Jan 1967, Chamberlain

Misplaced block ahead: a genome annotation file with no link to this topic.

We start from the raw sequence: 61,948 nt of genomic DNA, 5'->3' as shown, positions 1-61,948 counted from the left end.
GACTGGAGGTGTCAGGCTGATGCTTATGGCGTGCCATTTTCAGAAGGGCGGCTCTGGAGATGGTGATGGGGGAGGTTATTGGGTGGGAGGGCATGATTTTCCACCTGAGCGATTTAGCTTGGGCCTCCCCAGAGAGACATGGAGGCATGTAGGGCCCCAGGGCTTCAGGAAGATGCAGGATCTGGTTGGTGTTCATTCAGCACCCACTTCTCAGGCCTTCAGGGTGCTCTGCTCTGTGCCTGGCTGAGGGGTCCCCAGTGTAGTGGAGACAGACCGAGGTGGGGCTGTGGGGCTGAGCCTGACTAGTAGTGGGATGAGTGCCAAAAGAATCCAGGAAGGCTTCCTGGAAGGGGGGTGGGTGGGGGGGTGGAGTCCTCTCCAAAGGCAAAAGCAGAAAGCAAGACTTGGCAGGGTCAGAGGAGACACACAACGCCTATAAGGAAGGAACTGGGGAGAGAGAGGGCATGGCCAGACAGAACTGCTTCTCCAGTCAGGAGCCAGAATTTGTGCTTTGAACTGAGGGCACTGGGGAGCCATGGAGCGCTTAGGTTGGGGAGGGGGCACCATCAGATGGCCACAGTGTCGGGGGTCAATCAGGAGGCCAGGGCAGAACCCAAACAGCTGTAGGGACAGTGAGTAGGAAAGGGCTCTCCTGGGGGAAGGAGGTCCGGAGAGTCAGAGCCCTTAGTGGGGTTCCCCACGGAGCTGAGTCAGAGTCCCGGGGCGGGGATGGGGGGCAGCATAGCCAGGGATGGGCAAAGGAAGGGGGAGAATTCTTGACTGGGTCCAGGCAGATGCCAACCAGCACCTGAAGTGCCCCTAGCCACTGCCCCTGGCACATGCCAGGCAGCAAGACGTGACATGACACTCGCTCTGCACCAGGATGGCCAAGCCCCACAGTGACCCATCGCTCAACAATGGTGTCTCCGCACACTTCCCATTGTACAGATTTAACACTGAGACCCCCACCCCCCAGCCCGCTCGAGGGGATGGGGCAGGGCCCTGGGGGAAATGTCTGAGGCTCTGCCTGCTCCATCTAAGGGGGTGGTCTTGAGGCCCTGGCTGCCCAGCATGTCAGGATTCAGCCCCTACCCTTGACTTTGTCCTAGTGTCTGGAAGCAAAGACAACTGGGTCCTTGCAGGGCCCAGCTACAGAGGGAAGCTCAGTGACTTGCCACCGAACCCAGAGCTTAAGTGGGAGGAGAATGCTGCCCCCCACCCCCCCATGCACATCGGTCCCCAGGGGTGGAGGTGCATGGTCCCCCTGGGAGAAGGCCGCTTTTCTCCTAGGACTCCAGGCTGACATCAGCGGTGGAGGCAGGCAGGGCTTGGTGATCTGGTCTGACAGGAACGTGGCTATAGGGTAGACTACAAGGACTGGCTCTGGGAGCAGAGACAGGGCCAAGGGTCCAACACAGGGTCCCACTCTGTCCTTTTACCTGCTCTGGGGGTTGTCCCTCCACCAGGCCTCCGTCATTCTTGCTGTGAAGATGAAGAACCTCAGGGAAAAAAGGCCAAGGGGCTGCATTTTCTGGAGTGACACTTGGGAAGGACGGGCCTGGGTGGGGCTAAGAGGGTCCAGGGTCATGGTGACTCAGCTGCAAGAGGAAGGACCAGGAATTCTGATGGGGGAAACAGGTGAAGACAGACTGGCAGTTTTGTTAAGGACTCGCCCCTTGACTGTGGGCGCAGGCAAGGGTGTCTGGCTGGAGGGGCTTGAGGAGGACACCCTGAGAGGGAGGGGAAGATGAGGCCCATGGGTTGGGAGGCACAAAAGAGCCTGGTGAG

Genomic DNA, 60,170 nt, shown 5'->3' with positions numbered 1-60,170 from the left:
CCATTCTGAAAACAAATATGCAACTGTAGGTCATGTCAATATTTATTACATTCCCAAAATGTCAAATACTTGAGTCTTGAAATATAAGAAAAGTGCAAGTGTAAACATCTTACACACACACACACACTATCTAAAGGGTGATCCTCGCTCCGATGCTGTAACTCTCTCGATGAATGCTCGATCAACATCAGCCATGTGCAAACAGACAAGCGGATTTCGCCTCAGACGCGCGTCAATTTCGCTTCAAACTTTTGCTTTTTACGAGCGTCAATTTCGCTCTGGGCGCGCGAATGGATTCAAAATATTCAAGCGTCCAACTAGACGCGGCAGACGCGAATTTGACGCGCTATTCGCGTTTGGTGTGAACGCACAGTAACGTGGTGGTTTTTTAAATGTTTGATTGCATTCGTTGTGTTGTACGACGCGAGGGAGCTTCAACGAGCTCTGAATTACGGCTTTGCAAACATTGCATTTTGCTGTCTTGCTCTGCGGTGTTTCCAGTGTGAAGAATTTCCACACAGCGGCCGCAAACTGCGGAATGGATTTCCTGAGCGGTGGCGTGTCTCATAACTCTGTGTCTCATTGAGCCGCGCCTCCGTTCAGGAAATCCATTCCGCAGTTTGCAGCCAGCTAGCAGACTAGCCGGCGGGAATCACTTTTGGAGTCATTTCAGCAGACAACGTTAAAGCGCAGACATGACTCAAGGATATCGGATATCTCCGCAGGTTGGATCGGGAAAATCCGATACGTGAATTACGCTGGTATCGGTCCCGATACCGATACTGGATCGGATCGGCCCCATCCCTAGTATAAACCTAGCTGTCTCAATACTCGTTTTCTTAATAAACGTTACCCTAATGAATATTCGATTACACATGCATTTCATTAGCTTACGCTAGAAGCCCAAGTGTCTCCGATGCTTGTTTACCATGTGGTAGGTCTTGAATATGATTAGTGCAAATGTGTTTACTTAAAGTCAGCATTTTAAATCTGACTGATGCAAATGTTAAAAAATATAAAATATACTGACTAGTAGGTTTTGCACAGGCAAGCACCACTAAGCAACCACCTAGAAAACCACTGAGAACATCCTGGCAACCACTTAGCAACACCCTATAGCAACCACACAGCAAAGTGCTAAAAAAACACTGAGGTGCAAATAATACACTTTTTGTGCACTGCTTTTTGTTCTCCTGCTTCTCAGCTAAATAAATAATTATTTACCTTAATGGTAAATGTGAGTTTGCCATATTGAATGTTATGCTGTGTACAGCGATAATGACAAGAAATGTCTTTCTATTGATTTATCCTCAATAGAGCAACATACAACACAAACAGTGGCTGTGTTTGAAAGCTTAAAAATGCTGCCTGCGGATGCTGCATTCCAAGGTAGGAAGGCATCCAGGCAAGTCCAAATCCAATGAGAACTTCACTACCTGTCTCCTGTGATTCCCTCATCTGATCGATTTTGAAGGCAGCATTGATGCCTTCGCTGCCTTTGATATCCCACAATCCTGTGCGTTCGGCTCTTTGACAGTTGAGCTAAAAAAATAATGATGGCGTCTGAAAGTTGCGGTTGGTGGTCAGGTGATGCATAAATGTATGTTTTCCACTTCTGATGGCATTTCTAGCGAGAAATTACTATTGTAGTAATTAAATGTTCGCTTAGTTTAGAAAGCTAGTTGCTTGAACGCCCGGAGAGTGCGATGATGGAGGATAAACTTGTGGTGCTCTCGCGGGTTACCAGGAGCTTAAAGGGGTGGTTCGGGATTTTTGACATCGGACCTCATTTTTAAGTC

JOHN up as Consular Treaty Helps Â·' .1 Russians But Not U.S. Despite the warnings of FBI ChiH J. Kdgar Hoover, the Idea of swapping consulates witli Soviet Russia is due for another senatorial whirl. 'Jlie argument Is that tlic benefits of such an excliange would be reciprocal. Acconiing to tills way of thinking, we would be getting windows on interior Russia even as the Soviets were gaining access to K look-see position in tiic bigger cities of the United States. Thus, if an "espionage factor" must be reckoned with, the Americans would have as much opportunity to pick up secrets as the Soviets. 'Ilie answer to this is "Oil, yeah?" As M. Stanton Evans, the Indianapolis editor, has pointed out, the Russians would be opening their new Soviets consulates in America in the midst of an open society. The U.S., on the other hand, would be getting mere houseroom at isolated street numbers in a society that does not permit free movement or even unchap- eroned conversation. All a Russian has lo do to ascertain the whereabouts of a critical military installation or a factory making rocket components in any part of the U.S. is to pick up a local telephone book. But, as Evans says, "our own diplomats in Moscow, where there is not even a public phone book, cannot obtain critical information with similar ease." Then there is the question of do\vn-the-]ine consular employes. Nobody gets a job in a Communist office in the United States unless he is a tried-and-true member of some Soviet apparat. But in the U.S. offices in Russia ' there are many Soviet citizens. Evans, in his vital Cold War handbook, '"Hie Politics of Surrender," quotes a relevant figure: "As of 19GO, there were i05 Americans and ninety-three Soviets in the U.S. embassy in Moscow; there were 271 Russians and zero Americans in Hie Russian Embassy in Washington." And, as J. Edgar Hoover has said in a report prepared for the Senate Internal Security subcommittee, tire FBI has "hard" information that three out of four Soviet officials in the U.S. "have some kind of intelligence assignment." If we are really fated by our own excess of kindness to let down the bars in this matter of exchanging regional consulates with the Soviets, we might at least use a treaty as a lever to pry loose some improvements in what might be called the cultural aeration of Russian society. We might stipulate that important U.S. consular employ- es be given expanded travel rights inside Russia. We could also insist that tlie "mix" of consular employes in each country should be roughly similar. This would mean, no doubt, that more Americans in the United States would be compelled to learn Russian in order to qualify for jobs even in minor positions in the proposed new Soviet consulates. But we could accept the condition in order to gain tiie benefits. Quite aside from any quid pro quos that might be directly connected with a consular treaty, it would be next door to idiotic to let more potential Soviet spies loose in America at a time when the Communists themselves are reacting in such a hardshelled way toward the oc- t-asit'iial prankish Ameri c a post adolescent who steals toy bear. There is also the ca.se (if the American citizen of Czechoslovak origin who was seized in 1'rague when the Russians, had invited him to attend a travel agents' convention in Mocow, dumped him, presumably by prcarrangement, into the laps of the Czech security police. As long as such incidents persist, there is no sense in signing a consular treaty. After 50 years of existence, may be granted that Communist Russia is here to stay. Thus there are good arguments for making the points of contact between Moscow and the West less abrasive. All that this column insists upon is that there be no double standard involved when new treaties and new conventions are being discussed. Senators wiio are inclined to favor a consular treaty should be asked to weigh the differences between the two societies in which the new consulates would be operating. In the U.S., the American Communist Party of Gus Hall is free to propagandize and proselytize and to a as a carrier for ideas that soon be percolating among the New Left. But in Soviet Russia, there is no Jeffersonian party. Simply because there is no real give-and-take in Russia where contact with foreigners is involved, we should get hard guarantees whenever we make a new deal with Moscow. For, be assured, there will be nobody inside Russia to plead our case whenever the next Newcomb Molt is placed on a train and murdered while en route to labor camp.